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Operation Clean Streets

More than 100 students worked to clean streets

More than 100 volunteers gather in the gazebo for a group photo before the downtown cleanup on Saturday at Rail Station Park. At the center steps are, from left, city clerk Jenni Mazur, who coordinated the event; Mayor Vincent DeSantis; and Bill Rowback, who is running for councilman-at-large. (The Leader-Herald/Eric Retzlaff)

By ERIC RETZLAFF

The Leader-Herald

GLOVERSVILLE — The trash on downtown streets were eye-openers for the more than 150 volunteers who picked up all kinds of debris on Saturday morning during Operation Clean Streets.

Starting at Trail Station Park, groups fanned out to collect enough refuse to fill three pickup truck loads. Among the items were high-top sneakers, feces-filled diapers and paper towels, car parts, dead birds and squirrels, paint cans, wine bottles, half a meat sandwich, metal pieces, a hat, red boxer underwear, fast food containers–and most frequently, countless cigarette butts.

“The amount of fast food containers they found was just crazy,” said Jenni Mazur, city clerk and coordinator of the event.

The Leader-Herald/Eric Retzlaff A highlighted map shows the Gloversville streets where more than 150 volunteers picked up trash on Saturday during Operation Clean Streets. They began at Trail Station Park and fanned out. (The Leader-Herald/Eric Retzlaff)

All of it went to the Department of Public Works dumpster.

Volunteers were pleased with what they accomplished.

“It’s been a fabulous pickup,” said Judie Siler, who worked with a group of high school Key Club members.

Mazur said she had more than 100 signed up, but was correct when she said, “I’m anticipating quite a few walk-ins.”

Mazur gave out plastic protective gloves and collection bags and assigned groups to sections of downtown–from McNab to Prospect Hill and from Forest Street to Fifth Avenue was mapped out.

Amy Romeey gathers her Gloversvillle schools field hockey team for the downtown cleanup on Saturday at Trail Station Park. (The Leader-Herald/Eric Retzlaff)

“The clean-up issue was something that was raised at the CEO Roundtable,” she said.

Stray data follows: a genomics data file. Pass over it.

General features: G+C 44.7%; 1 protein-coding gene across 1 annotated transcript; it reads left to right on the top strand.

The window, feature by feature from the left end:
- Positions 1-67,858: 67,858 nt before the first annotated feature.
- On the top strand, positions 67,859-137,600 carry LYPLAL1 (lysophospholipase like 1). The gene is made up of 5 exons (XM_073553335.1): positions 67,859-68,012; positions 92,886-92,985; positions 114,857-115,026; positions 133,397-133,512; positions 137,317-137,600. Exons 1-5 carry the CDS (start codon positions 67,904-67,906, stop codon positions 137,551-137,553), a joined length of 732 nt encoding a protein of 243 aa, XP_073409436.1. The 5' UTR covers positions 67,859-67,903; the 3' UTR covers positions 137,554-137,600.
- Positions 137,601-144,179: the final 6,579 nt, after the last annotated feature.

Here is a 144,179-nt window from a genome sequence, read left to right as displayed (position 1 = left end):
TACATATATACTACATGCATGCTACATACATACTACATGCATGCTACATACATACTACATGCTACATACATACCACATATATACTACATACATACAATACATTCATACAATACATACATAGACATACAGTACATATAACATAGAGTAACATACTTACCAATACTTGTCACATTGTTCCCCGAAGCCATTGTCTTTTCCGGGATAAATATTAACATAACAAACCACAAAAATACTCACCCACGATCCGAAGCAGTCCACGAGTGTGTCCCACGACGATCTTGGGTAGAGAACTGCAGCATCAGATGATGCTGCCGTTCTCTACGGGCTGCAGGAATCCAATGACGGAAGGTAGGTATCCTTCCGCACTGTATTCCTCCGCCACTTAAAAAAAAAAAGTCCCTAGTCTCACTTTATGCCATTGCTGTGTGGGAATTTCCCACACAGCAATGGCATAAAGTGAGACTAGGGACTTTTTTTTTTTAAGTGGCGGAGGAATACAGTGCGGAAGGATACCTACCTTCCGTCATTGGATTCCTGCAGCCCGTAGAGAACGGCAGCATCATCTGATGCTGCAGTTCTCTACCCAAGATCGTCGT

“We’re hoping to do this monthly, in November and then in the spring.”

Ultimately, Mazur said she hopes such events won’t be needed.

“We’re trying to get people involved in their community to help their community,” she said.

Mayor Vince DeSantis, who was involved in the pickup, said such efforts are part of community revitalization.

Alison Harrison of Gloversville Middle School picks up an empty water bottle on Spring Street during the downtown cleanup on Saturday at Trail Station Park. (The Leader-Herald/Eric Retzlaff)

“If you change the attitude and spirit of the community, it becomes a different community,” he said.

The aim is “to instill pride in the place we live,” he added.

Most of the clean-up crews consisted of students, school club advisers and parents from the Gloversville Enlarged School District, such as the varsity football team, the Key Club and National Honor Society, Builders Club and Kindness Club. Volunteers also came from Taylor Made.

Ashley Ward of Bleecker and her daughter, Jayden, who attends Boulevard Elementary

School, were among the participants.

“It’s Jayden’s first volunteer involvement, something I strongly encourage,” Ashley Ward said. “I am very excited. I really want to pick up. Community involvement brings the community together.”

A group from Gloversville High School stands in front of trash they picked from Gloversville streets on Saturday during Operation Clean Streets. (The Leader-Herald/Eric Retzlaff)

The group that was cleaning up Washington Street near South Main Street found the high-top sneakers under a bush.

The team had to focus on larger items because innumerable cigarette butts would have consumed all of their time. One volunteer on another team suggested the city put up cigarette receptacles.

The clean-up was like a non-treasure hunt with eureka moments. A group cleaning near the Cayadutta Creek found the dead squirrel.

“I’m the one who found the red underwear,” Austin Harrison announced.

Nickolas Viscosi of the Gloversville Middle School Builders Club picks up a pair of black high-top sneakers on Washington Street during the downtown cleanup on Saturday at Trail Station Park. (The Leader-Herald/Eric Retzlaff)

Mikaela Wager of the Kindness Club at Boulevard school displays a plastic golfball she picked up on the Railtrail during the downtown cleanup on Saturday at Rail Station Park. (The Leader-Herald/Eric Retzlaff)

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